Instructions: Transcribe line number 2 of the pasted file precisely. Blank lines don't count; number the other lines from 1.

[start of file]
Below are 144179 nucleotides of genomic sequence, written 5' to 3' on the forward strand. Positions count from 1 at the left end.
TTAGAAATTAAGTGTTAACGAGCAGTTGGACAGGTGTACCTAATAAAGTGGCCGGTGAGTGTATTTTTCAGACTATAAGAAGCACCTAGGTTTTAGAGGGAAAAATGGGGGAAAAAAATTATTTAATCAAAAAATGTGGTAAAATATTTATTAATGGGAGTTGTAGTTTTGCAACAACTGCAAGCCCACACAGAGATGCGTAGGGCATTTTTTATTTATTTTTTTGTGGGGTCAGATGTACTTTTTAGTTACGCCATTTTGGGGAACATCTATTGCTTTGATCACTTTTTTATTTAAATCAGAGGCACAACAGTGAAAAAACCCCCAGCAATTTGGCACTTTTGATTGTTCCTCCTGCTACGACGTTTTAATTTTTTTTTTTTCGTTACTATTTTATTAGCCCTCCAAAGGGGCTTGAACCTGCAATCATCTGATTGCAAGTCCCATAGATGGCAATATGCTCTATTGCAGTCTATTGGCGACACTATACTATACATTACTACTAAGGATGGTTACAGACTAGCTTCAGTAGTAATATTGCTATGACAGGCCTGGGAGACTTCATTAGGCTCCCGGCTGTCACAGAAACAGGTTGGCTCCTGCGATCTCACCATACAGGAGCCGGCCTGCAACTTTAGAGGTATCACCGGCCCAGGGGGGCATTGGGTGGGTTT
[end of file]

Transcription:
TTAGAAATTAAGTGTTAACGAGCAGTTGGACAGGTGTACCTAATAAAGTGGCCGGTGAGTGTATTTTTCAGACTATAAGAAGCACCTAGGTTTTAGAGGGAAAAATGGGGGAAAAAAATTATTTAATCAAAAAATGTGGTAAAATATTTATTAATGGGAGTTGTAGTTTTGCAACAACTGCAAGCCCACACAGAGATGCGTAGGGCATTTTTTATTTATTTTTTTGTGGGGTCAGATGTACTTTTTAGTTACGCCATTTTGGGGAACATCTATTGCTTTGATCACTTTTTTATTTAAATCAGAGGCACAACAGTGAAAAAACCCCCAGCAATTTGGCACTTTTGATTGTTCCTCCTGCTACGACGTTTTAATTTTTTTTTTTTCGTTACTATTTTATTAGCCCTCCAAAGGGGCTTGAACCTGCAATCATCTGATTGCAAGTCCCATAGATGGCAATATGCTCTATTGCAGTCTATTGGCGACACTATACTATACATTACTACTAAGGATGGTTACAGACTAGCTTCAGTAGTAATATTGCTATGACAGGCCTGGGAGACTTCATTAGGCTCCCGGCTGTCACAGAAACAGGTTGGCTCCTGCGATCTCACCATACAGGAGCCGGCCTGCAACTTTAGAGGTATCACCGGCCCAGGGGGGCATTGGGTGGGTTT